Auto Service World
Feature   May 1, 2014   by Jeff Boskowitz, Identifix Ford Specialist, Certified Ford EEC l-V, ASE Master, L1

Ford Escape Coil

Recently, a friend of mine who owns a local shop called me about a problem concerning a 2003 Ford Escape with the 3.0L V6 engine.

Recently, a friend of mine who owns a local shop called me about a problem concerning a 2003 Ford Escape with the 3.0L V6 engine.

The car had been dropped off with the complaint of low power, running rough and poor fuel economy. The customer first stated that one of his “knowledgeable” friends had spent a sizeable chunk of money on a tune-up and other parts that did not correct the condition, and then he asked if the shop owner would diagnose and repair the vehicle. The customer also said that his vehicle had run this way for more than a year and now it was simply not driveable.

The first step was to get the vehicle inside the shop and warmed up. Getting it started was a challenge in itself. When it did start, there was constant popping out of the throttle body. Fuel pressure was checked and showed to be good at 50 psi. Fuel quality was checked and was good. Spark was crisp and would easily jump a three-fourth inch gap.

Next the scanner was installed and a code P0304 was retrieved in memory. With the misfire code present and popping in the intake, a compression test was performed on the front bank which includes cylinder 4. The compression on cylinders 5 and 6 was good at about 165 psi each, but cylinder 4 was down at 45 psi. The rear bank was checked next and showed to be OK. After talking to the customer, the shop removed the front head. Now the burnt intake valve was obvious so it was sent to the local machine shop for a valve job. When the head was returned it was re-installed using the special tools to set the cam timing and the engine was fired up. The vehicle ran terrible. Power was non-existent. All previous checks were re-done with the same results with these exceptions: compression on the whole bank was now 180 psi and code P0304 set again but now also included code P0306.

When checked, there was no cranking vacuum. The exhaust was dropped and the converters were found to be plugged. I know it is hard to believe, after driving the car this way for only a year. With the customer’s approval, new converters were ordered and, once installed, some ease of starting and power were restored. But cylinders 4 and 6 misfires were still present.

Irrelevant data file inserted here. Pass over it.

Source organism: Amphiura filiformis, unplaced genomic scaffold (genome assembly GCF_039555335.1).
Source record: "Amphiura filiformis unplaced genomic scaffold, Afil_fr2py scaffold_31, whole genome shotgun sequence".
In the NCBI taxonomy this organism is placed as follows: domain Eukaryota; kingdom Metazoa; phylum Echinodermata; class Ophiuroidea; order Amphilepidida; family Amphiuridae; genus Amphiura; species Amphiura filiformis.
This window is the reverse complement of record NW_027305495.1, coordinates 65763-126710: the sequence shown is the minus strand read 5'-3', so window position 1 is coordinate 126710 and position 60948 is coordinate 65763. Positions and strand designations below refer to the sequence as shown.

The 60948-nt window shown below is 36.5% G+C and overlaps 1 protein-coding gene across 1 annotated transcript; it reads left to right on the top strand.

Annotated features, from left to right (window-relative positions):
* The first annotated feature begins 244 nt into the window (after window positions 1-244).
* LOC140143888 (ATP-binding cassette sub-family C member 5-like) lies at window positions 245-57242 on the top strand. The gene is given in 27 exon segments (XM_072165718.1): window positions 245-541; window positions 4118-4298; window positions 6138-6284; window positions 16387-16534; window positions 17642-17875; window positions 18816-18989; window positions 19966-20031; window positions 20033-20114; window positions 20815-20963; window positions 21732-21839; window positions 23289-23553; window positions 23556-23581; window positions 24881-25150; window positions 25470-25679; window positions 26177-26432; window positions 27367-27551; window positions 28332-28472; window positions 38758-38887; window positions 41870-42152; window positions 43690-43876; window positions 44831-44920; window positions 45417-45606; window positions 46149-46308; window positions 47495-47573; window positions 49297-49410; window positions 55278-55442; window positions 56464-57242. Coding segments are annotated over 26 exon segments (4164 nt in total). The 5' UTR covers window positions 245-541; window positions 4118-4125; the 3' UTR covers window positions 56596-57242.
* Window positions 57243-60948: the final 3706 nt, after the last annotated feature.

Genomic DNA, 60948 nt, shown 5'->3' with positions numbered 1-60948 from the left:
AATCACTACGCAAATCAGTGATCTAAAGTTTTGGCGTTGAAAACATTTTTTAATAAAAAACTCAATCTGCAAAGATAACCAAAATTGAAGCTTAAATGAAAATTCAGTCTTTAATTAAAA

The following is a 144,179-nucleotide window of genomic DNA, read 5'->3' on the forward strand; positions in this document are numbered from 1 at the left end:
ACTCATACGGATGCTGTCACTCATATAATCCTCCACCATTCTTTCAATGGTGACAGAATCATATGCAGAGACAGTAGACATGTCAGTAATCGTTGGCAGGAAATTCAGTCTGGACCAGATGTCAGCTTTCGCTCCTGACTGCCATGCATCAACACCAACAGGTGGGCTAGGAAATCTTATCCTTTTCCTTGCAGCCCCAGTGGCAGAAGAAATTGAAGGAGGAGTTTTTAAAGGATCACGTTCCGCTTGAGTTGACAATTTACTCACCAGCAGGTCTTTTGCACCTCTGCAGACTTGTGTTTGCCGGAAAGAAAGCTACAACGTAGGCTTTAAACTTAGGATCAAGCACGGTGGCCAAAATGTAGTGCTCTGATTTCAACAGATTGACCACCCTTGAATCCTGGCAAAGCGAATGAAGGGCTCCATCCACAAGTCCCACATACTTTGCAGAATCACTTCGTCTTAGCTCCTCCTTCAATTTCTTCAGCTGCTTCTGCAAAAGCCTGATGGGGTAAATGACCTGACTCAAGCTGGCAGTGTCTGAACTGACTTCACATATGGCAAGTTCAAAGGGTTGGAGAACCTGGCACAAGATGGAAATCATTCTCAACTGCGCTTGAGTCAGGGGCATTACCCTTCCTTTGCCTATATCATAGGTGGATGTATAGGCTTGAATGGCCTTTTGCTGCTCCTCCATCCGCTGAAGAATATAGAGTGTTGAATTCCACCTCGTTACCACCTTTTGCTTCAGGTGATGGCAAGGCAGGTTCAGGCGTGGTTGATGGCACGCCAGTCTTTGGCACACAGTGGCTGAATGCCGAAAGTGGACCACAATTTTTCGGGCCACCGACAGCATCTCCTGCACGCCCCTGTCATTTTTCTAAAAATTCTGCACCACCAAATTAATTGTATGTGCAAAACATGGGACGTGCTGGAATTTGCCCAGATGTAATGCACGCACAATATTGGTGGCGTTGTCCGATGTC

This is about the time I came into the picture. When the shop owner called looking for advice, I asked if we could start from scratch. I had him check spark quality again and swap the #4 and #6 coil-on-plug (COP) units to different cylinders. Next he switched the injectors from those cylinders to different ones to see if the miss would follow the injectors. Nothing worked. I asked him to disable the injectors electrically to confirm those were indeed the cylinders missing—they were. Next I had him do a running compression check, just in case the machine shop had made a mistake or had possibly gotten the cam timing off during assembly. It checked out fine. The shop owner was now panicking.

Every time this vehicle was run, the Bank 2 catalytic converter would turn bright red. He was worried that soon it would melt down and he would need to replace it again. At this point, I recommended that (if the car owner agreed) they tow the vehicle to Identifix so I could look at it during some of my free time.

First I hooked up the IDS scanner. Retrieving codes showed P0304 and P0306. Running a cylinder balance test again confirmed that these were the weak cylinders. The IDS has a nice feature called a relative compression test which identifies weak cylinders by comparing the load placed by each cylinder during the compression stroke while cranking and displaying it in a graph format. All six cylinders showed almost identical readings. With cranking vacuum better than three inches, mechanical efficiency had to be good. This left only one possibility — either spark or fuel timing was incorrect. Consulting a wiring diagram for the ignition, the Powertrain Control Module COP driver wire colors were identified. All COP units share a common power wire, White/Violet.

Each driver wire has a different colored wire for spark control. The color for driver wire 4 is White/Pink from PCM pin 1 and driver wire 6 is Light Green/Yellow from pin 53.

Wouldn’t you know it, the harnesses were swapped! Looking at the way the harness is placed, it is a natural fit to connect to the COP units backwards. To be installed correctly, the harness for the front coils actually needs to be turned over awkwardly and secured by a clip between cylinders 5 and 6. Once this was done, the vehicle ran fine.

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